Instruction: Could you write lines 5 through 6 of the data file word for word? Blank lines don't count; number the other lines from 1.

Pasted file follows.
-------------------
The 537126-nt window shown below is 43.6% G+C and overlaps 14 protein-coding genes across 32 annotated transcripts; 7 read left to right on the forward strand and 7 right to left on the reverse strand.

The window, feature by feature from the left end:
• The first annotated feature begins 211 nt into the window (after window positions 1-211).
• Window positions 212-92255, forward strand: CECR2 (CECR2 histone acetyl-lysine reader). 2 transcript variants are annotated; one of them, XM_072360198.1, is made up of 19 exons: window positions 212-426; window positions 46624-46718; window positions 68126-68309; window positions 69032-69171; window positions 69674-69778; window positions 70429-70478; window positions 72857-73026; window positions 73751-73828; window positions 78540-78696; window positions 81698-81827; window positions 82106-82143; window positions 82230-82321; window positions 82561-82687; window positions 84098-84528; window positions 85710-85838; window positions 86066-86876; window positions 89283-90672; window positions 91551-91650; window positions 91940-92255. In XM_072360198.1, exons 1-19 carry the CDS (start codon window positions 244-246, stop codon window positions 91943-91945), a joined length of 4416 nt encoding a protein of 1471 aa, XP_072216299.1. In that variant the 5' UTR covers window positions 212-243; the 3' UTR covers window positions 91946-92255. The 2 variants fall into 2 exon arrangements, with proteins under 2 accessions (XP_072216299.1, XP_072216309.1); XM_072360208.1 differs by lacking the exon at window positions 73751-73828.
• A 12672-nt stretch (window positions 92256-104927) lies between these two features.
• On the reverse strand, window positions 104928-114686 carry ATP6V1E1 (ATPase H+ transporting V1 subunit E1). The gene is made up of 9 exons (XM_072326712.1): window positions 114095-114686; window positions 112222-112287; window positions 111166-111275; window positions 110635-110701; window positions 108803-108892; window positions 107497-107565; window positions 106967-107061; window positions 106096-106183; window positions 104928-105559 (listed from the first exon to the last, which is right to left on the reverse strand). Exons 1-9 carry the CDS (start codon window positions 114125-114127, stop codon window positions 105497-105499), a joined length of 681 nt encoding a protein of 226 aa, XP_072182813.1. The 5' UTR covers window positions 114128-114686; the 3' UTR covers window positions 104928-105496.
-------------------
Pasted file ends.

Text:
• A 12672-nt stretch (window positions 92256-104927) lies between these two features.
• On the reverse strand, window positions 104928-114686 carry ATP6V1E1 (ATPase H+ transporting V1 subunit E1). The gene is made up of 9 exons (XM_072326712.1): window positions 114095-114686; window positions 112222-112287; window positions 111166-111275; window positions 110635-110701; window positions 108803-108892; window positions 107497-107565; window positions 106967-107061; window positions 106096-106183; window positions 104928-105559 (listed from the first exon to the last, which is right to left on the reverse strand). Exons 1-9 carry the CDS (start codon window positions 114125-114127, stop codon window positions 105497-105499), a joined length of 681 nt encoding a protein of 226 aa, XP_072182813.1. The 5' UTR covers window positions 114128-114686; the 3' UTR covers window positions 104928-105496.